Maintaining your employer brand through unexpected upheaval

UCLA Health’s Alisha W. Celestine explains the ins and outs, so to speak, of navigating chaotic moments.

Whether through executives retiring or being ousted, M&A, restructuring or a host of other factors, every communicator will eventually have to navigate a major shift in their organization. Amid these headwinds, communications professionals play a critical role in keeping the ship righted.

At Ragan’s Internal Communications Conference in Seattle this week, Alisha W. Celestine, executive director, leadership and internal communications at UCLA Health, will join a roster of leaders well-versed in chaos and calm, and the art of shaping and maintaining employer branding during upheaval.

Celestine sat down with Ragan to offer tips for mixternal communicators who find themselves walking the employer brand tightrope — keeping employees forging ahead while easing the minds of customers.

In case of emergency

Some changes, such as retirements and M&A, may offer opportunities to plan, but what happens if an unexpected change befalls a company? A CEO abruptly quits or is ousted. A public scandal sends shockwaves through the organization.

This type of upheaval may leave employees feeling anxious while presenting an off-putting image to prospects and top talent. The potential for departures and morale impacts is high.

Communicators can mitigate the negative impacts of these instances on the employer brand by working with leadership to develop consistent information and documentation that can be distributed to managers and employees who will certainly have questions about the future of the organization.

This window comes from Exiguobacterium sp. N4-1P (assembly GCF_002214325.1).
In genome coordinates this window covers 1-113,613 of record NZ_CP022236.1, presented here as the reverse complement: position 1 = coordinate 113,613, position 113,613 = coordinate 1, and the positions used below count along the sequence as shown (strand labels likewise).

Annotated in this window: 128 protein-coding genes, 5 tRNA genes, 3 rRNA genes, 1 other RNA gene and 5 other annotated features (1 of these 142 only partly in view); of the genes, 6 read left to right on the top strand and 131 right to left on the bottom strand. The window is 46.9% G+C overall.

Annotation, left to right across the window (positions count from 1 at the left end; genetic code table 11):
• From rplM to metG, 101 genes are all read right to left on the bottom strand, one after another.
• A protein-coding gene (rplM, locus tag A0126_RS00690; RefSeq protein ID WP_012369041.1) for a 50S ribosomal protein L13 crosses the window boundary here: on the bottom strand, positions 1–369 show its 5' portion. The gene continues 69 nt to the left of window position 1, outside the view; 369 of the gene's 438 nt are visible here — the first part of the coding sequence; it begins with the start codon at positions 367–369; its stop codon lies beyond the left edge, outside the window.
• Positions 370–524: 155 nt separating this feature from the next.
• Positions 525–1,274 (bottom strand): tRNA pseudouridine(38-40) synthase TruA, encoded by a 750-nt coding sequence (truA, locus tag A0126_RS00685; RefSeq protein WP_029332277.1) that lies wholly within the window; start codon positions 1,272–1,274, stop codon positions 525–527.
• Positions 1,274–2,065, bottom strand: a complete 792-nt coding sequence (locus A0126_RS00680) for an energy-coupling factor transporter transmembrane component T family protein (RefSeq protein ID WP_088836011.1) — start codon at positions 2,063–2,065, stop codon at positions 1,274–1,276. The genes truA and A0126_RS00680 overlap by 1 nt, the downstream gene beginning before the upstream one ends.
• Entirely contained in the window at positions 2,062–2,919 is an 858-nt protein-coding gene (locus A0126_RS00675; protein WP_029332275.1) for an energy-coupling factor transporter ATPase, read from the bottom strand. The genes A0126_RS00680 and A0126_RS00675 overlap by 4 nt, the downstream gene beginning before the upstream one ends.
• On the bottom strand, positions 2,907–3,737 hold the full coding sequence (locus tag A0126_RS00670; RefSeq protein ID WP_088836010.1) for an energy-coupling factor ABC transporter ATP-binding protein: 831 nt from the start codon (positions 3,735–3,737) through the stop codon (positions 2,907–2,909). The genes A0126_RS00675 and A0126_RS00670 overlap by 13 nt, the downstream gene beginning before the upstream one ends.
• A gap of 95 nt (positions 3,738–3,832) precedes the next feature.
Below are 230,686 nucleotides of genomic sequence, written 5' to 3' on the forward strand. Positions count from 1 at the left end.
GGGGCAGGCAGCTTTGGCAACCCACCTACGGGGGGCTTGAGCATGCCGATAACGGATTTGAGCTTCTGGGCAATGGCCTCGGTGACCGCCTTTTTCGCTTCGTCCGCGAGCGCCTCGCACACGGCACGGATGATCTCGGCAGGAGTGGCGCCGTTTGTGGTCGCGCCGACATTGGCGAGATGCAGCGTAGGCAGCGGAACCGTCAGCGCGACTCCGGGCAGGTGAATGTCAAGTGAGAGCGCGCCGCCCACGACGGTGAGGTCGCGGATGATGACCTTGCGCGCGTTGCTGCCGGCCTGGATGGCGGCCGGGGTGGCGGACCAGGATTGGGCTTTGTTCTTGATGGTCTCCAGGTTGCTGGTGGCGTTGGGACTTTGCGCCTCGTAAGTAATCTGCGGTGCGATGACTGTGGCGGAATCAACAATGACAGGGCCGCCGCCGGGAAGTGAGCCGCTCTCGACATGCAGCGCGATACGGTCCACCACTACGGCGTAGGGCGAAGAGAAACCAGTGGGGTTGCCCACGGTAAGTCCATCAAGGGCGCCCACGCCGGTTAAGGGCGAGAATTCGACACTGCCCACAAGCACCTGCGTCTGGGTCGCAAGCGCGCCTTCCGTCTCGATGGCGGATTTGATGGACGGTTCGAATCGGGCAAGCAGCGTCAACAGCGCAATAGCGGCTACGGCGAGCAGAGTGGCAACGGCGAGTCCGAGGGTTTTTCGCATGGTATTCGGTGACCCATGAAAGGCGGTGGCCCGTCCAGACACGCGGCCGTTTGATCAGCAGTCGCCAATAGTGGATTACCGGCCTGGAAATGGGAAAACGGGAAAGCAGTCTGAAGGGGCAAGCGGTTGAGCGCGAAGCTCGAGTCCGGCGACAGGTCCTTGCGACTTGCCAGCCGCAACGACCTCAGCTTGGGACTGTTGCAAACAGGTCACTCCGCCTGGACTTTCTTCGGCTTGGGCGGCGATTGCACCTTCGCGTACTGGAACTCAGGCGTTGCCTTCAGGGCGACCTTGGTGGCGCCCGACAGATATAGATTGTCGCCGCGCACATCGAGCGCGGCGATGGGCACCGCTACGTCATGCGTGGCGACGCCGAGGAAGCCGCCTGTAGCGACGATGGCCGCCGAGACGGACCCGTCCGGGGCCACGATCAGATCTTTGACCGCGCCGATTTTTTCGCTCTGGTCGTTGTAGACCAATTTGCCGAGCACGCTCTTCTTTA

“Define what the message is going to be,” Celestine said. “At the root of that is always transparency. Have some ducks in a row before you say anything, so that you’re able to answer as many questions as you can.”

Cascading through the unexpected

To ensure as little disruption as possible, communicators must work at all levels of the organization and across every touchpoint.

Internally, messaging must be consistent across announcements that are easily accessible on intranets, in email communications and in town halls. External messaging should reflect internal in order to avoid employee concerns seeping into customer perception.

“You want to assure customers and employees that you are still the company that you know,” said Celestine.

Ensuring a smooth communications cascade plays the biggest role in reestablishing peace of mind across the board.

“The first thing people are going to do is talk to their peers and their manager,” Celestine explained . “So the first thing you want to do is equip managers with what they’re going to need to know to answer questions.”

A town hall may take several days to assemble, but in the meantime communicators can take the step of providing managers with a helpful FAQ so that everyone receives the same information.

In case of an abrupt executive exit, for instance, it’s important to get clarity on the following as soon as possible for both internal and external stakeholders:

  • What’s the succession plan?
  • Is there an interim leader or administration?
  • Is the organization already putting a call out for a new leaders?

Preparing for the unforeseen

Unexpected shakeups are a fact of life whether communicators like it or not. Understanding what messaging will provide stakeholders, employees and customers with confidence during a crisis means maintaining awareness of their state of mind and perspective on the company when the seas are calm.

Internally, regular pulse surveys on employee state of mind can help communicators get ahead of the challenges that come with upheaval by gauging confidence in leadership and happiness with the organization.

“It goes to communicators always being connected to what employees and customers are thinking, saying and doing,” Celestine said.

Learn more from Celestine and other leaders who guide internal and mixternal comms during crises, leadership shifts and more at Ragan’s Internal Communications Conference in Seattle, Oct. 10–12.

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